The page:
January 8, 2011
Q. What does the above image mean to you? Does it offend you that Jesus face is being painted over as he is being re-visioned? Why/why not?
As I set about thinking about my upcoming thesis wherein I propose to tackle the idea of re-visioning the Christian Faith – or at least a portion of it – the words of the online director for my MFA from AAU are ringing in my head. “Really, what has a guy in sandals from 2,000 years ago have to do with anyone today?” I propose that the “guy in sandals from 2,000 years ago” has much to say that is applicable to us today, but how we receive what is “taught” often has a direct reflection on how it’s delivered, as well as the context it’s delivered in.
Whilst pursuing both theological and ministry studies over the years, my heart has always been for the last, the least (the fringe dwellers), the lost, and the disenfranchised. For them, token images of beautiful sunsets and landscapes, and generic images of doves etc. that churches seem to use mean little. What do these images mean to anyone? We’ve become so desensitised to them that I suspect they do little to move people these days. What message does the average generic “Christian artwork” bring to us today? Not a lot! Sadly Christians have a reputation for producing bad artwork and design whereas there was a time when we were on the cutting edge (think of the illuminated manuscripts).
(As Chrisitans, we all know this is a depiction of the Holy Spirit, but what else could be used in it’s place?)
(How could the above image be depicted differently?)
The Biblical story unfolds primarily through narrative and poetry, yet in it’s retelling, the Western Church has engaged in methods of communication that minimise visual imagery and maximise verbal instruction. In our current postmodern culture, with its visual and experiential learning styles, the need to re-visualise the Christian faith has never been stronger. When it comes to my thesis, it is my desire to take something that could be considered the “fundamentals” of Christian teaching – the parables of Jesus – and offer a fresh, adventurous look, while embracing truth and symbolism in a way that reflects the holy mysteries and poetic nature of the Biblical narrative.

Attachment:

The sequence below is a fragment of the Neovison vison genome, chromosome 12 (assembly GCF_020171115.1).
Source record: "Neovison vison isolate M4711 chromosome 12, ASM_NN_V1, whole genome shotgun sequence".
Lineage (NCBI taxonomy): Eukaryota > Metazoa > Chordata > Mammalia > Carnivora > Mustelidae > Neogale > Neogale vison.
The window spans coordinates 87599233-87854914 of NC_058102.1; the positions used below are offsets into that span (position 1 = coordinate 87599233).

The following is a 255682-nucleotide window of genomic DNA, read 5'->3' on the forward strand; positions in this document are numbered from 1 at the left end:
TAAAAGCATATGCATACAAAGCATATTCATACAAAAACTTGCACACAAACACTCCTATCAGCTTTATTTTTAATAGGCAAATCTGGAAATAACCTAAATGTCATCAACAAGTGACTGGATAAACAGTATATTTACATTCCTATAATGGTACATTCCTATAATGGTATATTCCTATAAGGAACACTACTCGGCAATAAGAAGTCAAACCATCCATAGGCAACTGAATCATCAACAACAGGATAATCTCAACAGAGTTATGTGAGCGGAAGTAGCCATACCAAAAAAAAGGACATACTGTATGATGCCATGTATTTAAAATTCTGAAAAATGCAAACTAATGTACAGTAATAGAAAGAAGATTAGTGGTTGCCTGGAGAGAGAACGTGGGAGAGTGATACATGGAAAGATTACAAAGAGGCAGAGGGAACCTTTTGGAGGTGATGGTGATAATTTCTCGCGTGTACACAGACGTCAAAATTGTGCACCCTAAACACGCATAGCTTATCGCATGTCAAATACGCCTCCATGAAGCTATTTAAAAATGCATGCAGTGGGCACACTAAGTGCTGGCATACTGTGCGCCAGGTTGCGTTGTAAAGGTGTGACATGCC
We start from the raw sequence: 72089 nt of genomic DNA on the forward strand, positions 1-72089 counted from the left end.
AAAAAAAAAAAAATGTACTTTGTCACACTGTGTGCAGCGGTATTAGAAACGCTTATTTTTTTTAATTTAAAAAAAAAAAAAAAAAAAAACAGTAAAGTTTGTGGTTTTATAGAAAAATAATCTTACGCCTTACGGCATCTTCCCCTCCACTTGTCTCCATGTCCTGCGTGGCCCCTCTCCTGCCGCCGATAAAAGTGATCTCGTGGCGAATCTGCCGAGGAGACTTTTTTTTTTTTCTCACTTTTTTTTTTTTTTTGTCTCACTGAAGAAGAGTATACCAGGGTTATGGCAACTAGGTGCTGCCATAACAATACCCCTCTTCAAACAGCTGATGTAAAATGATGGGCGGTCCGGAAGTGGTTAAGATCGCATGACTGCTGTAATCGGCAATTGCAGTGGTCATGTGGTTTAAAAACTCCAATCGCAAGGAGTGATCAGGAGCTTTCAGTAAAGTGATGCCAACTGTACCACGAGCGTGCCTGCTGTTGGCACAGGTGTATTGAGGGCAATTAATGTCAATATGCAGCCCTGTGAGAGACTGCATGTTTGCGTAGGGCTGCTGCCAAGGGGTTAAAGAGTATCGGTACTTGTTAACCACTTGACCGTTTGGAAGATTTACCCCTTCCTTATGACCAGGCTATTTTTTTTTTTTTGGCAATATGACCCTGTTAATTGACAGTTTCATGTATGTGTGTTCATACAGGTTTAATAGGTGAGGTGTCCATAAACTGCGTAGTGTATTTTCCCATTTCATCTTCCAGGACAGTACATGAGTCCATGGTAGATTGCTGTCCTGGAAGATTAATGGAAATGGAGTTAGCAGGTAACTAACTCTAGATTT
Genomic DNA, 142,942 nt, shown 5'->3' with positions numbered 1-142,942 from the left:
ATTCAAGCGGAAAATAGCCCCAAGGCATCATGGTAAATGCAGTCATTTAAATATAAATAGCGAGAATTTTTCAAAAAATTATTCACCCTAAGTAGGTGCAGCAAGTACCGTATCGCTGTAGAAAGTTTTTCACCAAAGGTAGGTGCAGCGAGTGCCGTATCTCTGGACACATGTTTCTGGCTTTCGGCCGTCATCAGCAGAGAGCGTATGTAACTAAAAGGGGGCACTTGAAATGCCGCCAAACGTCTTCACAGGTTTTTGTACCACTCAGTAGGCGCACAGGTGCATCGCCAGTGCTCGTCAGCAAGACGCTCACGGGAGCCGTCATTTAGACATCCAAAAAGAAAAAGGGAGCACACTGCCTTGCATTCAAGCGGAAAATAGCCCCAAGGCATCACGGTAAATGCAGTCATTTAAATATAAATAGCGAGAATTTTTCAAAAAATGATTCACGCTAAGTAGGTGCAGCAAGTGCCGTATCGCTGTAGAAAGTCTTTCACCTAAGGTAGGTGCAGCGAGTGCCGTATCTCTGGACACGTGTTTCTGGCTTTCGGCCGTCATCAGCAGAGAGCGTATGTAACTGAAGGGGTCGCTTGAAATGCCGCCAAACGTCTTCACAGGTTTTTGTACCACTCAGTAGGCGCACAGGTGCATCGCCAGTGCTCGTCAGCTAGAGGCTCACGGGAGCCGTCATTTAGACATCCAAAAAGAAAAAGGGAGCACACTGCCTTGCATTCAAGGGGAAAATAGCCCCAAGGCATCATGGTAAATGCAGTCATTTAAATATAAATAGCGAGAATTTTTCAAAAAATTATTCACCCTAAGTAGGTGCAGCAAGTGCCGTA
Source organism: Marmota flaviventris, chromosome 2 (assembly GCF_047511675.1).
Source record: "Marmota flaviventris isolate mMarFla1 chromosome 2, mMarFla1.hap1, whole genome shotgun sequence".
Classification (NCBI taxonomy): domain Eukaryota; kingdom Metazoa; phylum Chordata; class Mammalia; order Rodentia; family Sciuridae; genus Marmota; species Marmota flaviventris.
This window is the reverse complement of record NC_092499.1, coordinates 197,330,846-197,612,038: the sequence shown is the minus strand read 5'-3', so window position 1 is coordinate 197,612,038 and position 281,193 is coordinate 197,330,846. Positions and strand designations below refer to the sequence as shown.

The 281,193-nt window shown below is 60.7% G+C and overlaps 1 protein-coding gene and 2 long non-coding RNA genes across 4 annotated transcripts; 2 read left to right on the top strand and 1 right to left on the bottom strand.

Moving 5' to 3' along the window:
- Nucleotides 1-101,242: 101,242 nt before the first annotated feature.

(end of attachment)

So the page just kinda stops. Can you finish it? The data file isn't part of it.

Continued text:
My hope is that my thesis (particularly the visual aspect which will reflect diverse theological insights) would encourage people to think about faith and spirituality in a new light. It is my belief that this work would create discussion points — perhaps even controversy, and will challenge people’s perceptions of my faith on several levels. I want the imagery to be beautiful and/or compelling so that even those with alternate belief systems would appreciate them. For persons who are interested in spirituality but haven’t committed to a faith, my hope is they would find a way of engaging with my faith in a way that is open and liberating.
What do you think? Do you think Christians in general could approach sharing their faith message more creatively? Why/why not?
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